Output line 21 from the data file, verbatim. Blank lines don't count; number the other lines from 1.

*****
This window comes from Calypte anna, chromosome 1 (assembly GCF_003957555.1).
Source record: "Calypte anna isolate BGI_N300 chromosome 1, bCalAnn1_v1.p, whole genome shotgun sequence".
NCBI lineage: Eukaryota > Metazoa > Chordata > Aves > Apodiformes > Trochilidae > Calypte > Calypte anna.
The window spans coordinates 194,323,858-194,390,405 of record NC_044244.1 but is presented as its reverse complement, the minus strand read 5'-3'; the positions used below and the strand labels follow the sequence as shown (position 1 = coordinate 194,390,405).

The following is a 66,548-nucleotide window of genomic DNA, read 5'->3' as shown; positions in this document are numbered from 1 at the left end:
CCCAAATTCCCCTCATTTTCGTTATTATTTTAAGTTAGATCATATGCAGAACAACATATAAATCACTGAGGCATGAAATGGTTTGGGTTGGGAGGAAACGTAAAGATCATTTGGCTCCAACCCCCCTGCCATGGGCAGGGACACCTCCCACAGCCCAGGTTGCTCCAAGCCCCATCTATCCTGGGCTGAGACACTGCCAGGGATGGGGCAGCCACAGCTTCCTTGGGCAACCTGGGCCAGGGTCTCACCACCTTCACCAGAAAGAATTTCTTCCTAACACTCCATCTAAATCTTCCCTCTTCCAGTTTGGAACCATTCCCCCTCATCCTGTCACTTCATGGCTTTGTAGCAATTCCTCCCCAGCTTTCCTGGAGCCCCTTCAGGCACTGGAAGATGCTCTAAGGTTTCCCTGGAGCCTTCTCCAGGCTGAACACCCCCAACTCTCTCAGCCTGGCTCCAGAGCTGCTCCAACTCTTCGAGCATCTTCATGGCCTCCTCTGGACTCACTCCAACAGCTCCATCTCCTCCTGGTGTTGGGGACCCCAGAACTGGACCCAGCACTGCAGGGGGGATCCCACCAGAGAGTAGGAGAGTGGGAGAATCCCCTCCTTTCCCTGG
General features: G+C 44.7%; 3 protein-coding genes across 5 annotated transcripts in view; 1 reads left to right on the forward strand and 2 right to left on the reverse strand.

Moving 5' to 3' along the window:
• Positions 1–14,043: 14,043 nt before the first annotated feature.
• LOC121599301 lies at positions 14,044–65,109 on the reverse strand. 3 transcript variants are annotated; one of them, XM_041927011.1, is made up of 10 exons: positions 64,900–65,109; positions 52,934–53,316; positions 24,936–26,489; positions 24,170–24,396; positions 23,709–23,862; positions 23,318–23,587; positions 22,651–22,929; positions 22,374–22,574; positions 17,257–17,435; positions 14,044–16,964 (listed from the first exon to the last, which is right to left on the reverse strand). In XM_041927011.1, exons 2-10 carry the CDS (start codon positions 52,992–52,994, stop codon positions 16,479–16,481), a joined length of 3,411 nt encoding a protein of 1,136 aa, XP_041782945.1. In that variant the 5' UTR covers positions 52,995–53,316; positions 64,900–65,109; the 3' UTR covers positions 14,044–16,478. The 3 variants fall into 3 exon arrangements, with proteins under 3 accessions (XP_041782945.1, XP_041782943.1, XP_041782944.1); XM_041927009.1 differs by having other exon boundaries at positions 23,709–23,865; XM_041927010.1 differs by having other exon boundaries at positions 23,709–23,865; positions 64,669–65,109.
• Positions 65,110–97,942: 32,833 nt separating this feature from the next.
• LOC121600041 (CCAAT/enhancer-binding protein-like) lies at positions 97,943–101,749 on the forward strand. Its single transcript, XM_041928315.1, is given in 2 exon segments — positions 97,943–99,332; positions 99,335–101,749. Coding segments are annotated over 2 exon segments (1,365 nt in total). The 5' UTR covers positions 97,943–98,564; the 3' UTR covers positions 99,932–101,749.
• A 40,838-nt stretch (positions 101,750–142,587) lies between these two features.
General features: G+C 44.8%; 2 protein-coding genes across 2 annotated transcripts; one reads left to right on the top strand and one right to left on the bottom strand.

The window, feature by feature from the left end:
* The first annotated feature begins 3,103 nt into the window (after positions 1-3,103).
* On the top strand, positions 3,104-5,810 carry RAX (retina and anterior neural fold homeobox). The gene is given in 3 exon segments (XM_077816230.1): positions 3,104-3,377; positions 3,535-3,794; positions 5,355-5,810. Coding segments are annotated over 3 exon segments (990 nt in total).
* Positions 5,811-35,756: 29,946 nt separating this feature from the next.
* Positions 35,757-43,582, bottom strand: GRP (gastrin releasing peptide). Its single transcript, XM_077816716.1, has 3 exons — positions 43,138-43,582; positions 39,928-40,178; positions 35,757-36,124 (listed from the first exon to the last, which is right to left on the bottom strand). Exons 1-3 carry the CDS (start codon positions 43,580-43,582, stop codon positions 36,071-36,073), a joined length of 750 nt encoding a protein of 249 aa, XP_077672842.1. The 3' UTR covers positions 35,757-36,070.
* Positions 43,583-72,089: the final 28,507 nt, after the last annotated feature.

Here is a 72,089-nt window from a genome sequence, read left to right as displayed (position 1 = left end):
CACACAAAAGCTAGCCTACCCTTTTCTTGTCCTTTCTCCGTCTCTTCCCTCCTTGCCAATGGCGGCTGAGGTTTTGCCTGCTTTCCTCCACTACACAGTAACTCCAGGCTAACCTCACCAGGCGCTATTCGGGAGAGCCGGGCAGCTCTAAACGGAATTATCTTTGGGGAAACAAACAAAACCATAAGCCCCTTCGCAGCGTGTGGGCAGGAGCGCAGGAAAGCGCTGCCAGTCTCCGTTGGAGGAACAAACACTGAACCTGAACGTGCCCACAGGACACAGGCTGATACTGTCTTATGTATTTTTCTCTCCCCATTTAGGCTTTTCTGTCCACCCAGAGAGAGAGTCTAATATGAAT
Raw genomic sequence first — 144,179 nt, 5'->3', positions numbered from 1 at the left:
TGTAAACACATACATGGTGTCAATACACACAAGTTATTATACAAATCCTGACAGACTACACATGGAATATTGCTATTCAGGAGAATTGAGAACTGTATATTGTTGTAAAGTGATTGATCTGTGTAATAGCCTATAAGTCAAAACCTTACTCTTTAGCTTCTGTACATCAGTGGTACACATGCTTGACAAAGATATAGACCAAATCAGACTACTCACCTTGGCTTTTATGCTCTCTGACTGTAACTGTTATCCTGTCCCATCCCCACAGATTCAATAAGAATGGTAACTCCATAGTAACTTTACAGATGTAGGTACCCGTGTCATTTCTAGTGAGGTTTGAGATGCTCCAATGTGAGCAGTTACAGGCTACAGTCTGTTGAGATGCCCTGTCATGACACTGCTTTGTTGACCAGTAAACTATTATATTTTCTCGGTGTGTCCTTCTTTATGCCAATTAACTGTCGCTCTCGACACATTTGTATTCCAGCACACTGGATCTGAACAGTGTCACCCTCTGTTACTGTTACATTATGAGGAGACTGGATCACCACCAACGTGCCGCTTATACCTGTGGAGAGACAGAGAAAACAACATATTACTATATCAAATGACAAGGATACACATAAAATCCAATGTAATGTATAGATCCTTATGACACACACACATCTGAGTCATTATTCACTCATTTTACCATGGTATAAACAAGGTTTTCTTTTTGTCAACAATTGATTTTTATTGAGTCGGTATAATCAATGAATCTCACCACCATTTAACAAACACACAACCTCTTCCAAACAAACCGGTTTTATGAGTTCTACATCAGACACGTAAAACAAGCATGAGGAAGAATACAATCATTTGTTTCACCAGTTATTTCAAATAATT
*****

Here is a 72,089-nt window from a genome sequence, read left to right as displayed (position 1 = left end):